Crystallization and structure determination of bovine profilin at 2.0 A resolution.Cedergren-Zeppezauer, E.S., Goonesekere, N.C., Rozycki, M.D., Myslik, J.C., Dauter, Z., Lindberg, U., Schutt, C.E.
(1994) J.Mol.Biol. 240: 459-475
- PubMed: 8046751
- DOI: 10.1006/jmbi.1994.1461
- PubMed Abstract:
- Structural Aspects of Actin-Binding Proteins
Rozycki, M.D.,Myslik, J.C.,Schutt, C.E.,Lindberg, U.
(1994) Curr.Opin.Struct.Biol. 6: 87
- The Structure of Crystalline Profilin-Beta-Actin
Schutt, C.E.,Myslik, J.C.,Rozycki, M.D.,Goonesekere, N.C.W.,Lindberg, U.
(1993) Nature 365: 810
- Mutagenesis of Human Profilin Locates its Poly(L-Proline)-Binding Site to a Hydrophobic Patch of Aromatic Amino Acids
Bjorkegren, C.,Rozycki, M.,Schutt, C.E.,Lindberg, U.,Karlsson, R.
(1993) FEBS Lett. 333: 123
Profilin regulates the behavior of the eukaryotic microfilament system through its interaction with non-filamentous actin. It also binds several ligands, including poly(L-proline) and the membrane phospholipid phosphatidylinositol 4,5-bisphosphate (P ...
Profilin regulates the behavior of the eukaryotic microfilament system through its interaction with non-filamentous actin. It also binds several ligands, including poly(L-proline) and the membrane phospholipid phosphatidylinositol 4,5-bisphosphate (PtdIns(4,5)P2). Bovine profilin crystals (space group C2; a = 69.15 A, b = 34.59 A, c = 52.49 A; alpha = gamma = 90 degrees, beta = 92.56 degrees) were grown from a mixture of poly(ethylene glycol) 400 and ammonium sulfate. X-ray diffraction data were collected on an imaging plate scanner at the DORIS storage ring (DESY, Hamburg), and were phased by molecular replacement, using a search model derived from the 2.55 A structure of profilin complexed to beta-actin. The refined model of bovine profilin has a crystallographic R-factor of 16.5% in the resolution range 6.0 to 2.0 A and includes 128 water molecules, several of which form hydrogen bonds to stabilize unconventional turns. The structure of free bovine profilin is similar to that of bovine profilin complexed to beta-actin, and C alpha atoms from the two structures superimpose with an r.m.s. deviation of 1.25 A. This value is reduced to 0.51 A by omitting Ala1 and the N-terminal acetyl group, which lie at a profilin-actin interface in crystals of the complex. These residues display a strained conformation in crystalline profilin-actin but may allow the formation of a hydrogen bond between the N-acetyl carbonyl group of profilin and the phenol hydroxyl group of Tyr188 in actin. Several other actin-binding residues of profilin show different side-chain rotomer conformations in the two structures. The polypeptide fold of bovine profilin is generally similar to those observed by NMR for profilin from other sources, although the N terminus of Acanthamoeba profilin isoform I lies in a distorted helix and the C-terminal helix is less tilted with respect to the strands in the central beta-pleated sheet than is observed in bovine profilin. The majority of the aromatic residues in profilin are exposed to solvent and lie in either of two hydrophobic patches, neither of which takes part in an interface with actin. One of these patches is required for binding poly(L-proline) and contains an aromatic cluster comprising the highly conserved residues Trp3, Tyr6, Trp31 and Tyr139. In forming this cluster, Trp31 adopts a sterically strained rotamer conformation.(ABSTRACT TRUNCATED AT 400 WORDS)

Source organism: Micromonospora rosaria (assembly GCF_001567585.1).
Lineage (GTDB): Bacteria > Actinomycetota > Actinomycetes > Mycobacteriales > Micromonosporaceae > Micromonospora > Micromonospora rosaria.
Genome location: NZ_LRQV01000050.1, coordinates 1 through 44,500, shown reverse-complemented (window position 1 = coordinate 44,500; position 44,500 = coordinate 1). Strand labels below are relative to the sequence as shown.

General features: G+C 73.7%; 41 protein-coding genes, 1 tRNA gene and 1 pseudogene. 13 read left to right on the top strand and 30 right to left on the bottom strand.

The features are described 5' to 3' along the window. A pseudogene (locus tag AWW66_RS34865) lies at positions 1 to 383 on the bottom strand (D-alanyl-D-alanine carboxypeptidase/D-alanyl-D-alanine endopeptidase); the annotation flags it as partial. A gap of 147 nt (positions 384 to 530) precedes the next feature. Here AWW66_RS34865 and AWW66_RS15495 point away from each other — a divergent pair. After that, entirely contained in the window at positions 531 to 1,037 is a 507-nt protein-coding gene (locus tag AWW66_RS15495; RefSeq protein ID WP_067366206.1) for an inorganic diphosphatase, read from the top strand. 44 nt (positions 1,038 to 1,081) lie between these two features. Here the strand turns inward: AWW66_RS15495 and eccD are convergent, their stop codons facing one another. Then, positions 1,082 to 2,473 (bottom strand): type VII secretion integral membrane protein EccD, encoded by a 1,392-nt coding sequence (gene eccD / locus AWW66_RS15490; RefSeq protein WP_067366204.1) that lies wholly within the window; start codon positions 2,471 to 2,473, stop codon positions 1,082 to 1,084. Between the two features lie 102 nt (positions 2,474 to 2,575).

Department of Zoological Cell Biology, Arrhenius Laboratories for Natural Sciences, Stockholm University, Sweden.